So to the ‘Change, and thence home, where my wife and I fell out about my not being willing to have her have her gowne laced, but would lay out the same money and more on a plain new one. At this she flounced away in a manner I never saw her, nor which I could ever endure. So I away to the office, though she had dressed herself to go see my Lady Sandwich. She by and by in a rage follows me, and coming to me tells me in spitefull manner like a vixen and with a look full of rancour that she would go buy a new one and lace it and make me pay for it, and then let me burn it if I would after she had done it, and so went away in a fury. This vexed me cruelly, but being very busy I had, not hand to give myself up to consult what to do in it, but anon, I suppose after she saw that I did not follow her, she came again to the office, where I made her stay, being busy with another, half an houre, and her stomach coming down we were presently friends, and so after my business being over at the office we out and by coach to my Lady Sandwich’s, with whom I left my wife, and I to White Hall, where I met Mr. Delsety, and after an hour’s discourse with him met with nobody to do other business with, but back again to my Lady, and after half an hour’s discourse with her to my brother’s, who I find in the same or worse condition. The doctors give him over and so do all that see him. He talks no sense two words together now; and I confess it made me weepe to see that he should not be able, when I asked him, to say who I was.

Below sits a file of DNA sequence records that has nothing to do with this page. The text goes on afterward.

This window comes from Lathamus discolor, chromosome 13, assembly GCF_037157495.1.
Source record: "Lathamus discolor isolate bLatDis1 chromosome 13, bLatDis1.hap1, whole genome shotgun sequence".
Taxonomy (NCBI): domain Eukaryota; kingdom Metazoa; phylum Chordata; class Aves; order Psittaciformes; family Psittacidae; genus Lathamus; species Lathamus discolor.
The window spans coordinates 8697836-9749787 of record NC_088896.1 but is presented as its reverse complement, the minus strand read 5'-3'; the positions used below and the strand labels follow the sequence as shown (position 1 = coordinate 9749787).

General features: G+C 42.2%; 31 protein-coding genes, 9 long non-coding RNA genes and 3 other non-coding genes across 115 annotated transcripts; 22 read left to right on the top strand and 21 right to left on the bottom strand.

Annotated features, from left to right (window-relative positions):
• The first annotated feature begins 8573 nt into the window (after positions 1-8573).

I went to Mrs. Turner’s, and by her discourse with my brother’s Doctor, Mr. Powell, I find that she is full now of the disease which my brother is troubled with, and talks of it mightily, which I am sorry for, there being other company, but methinks it should be for her honour to forbear talking of it, the shame of this very thing I confess troubles me as much as anything.